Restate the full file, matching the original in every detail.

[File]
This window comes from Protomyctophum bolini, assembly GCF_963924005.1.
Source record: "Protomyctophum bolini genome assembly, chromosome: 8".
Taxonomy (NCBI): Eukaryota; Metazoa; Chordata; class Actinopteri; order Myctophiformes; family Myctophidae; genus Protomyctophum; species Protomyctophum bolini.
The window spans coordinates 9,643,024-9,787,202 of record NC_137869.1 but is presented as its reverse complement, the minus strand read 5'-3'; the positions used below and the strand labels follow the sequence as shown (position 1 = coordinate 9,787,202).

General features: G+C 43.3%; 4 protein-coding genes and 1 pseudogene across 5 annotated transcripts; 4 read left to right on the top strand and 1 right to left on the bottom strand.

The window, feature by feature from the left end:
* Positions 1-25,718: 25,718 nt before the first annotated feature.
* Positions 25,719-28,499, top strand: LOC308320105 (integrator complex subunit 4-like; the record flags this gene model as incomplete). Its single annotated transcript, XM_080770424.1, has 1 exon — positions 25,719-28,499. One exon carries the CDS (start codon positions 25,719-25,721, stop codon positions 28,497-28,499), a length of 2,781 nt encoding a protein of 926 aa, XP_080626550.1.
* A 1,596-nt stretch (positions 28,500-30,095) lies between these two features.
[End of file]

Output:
This window comes from Protomyctophum bolini, assembly GCF_963924005.1.
Source record: "Protomyctophum bolini genome assembly, chromosome: 8".
Taxonomy (NCBI): Eukaryota; Metazoa; Chordata; class Actinopteri; order Myctophiformes; family Myctophidae; genus Protomyctophum; species Protomyctophum bolini.
The window spans coordinates 9,643,024-9,787,202 of record NC_137869.1 but is presented as its reverse complement, the minus strand read 5'-3'; the positions used below and the strand labels follow the sequence as shown (position 1 = coordinate 9,787,202).

General features: G+C 43.3%; 4 protein-coding genes and 1 pseudogene across 5 annotated transcripts; 4 read left to right on the top strand and 1 right to left on the bottom strand.

The window, feature by feature from the left end:
* Positions 1-25,718: 25,718 nt before the first annotated feature.
* Positions 25,719-28,499, top strand: LOC308320105 (integrator complex subunit 4-like; the record flags this gene model as incomplete). Its single annotated transcript, XM_080770424.1, has 1 exon — positions 25,719-28,499. One exon carries the CDS (start codon positions 25,719-25,721, stop codon positions 28,497-28,499), a length of 2,781 nt encoding a protein of 926 aa, XP_080626550.1.
* A 1,596-nt stretch (positions 28,500-30,095) lies between these two features.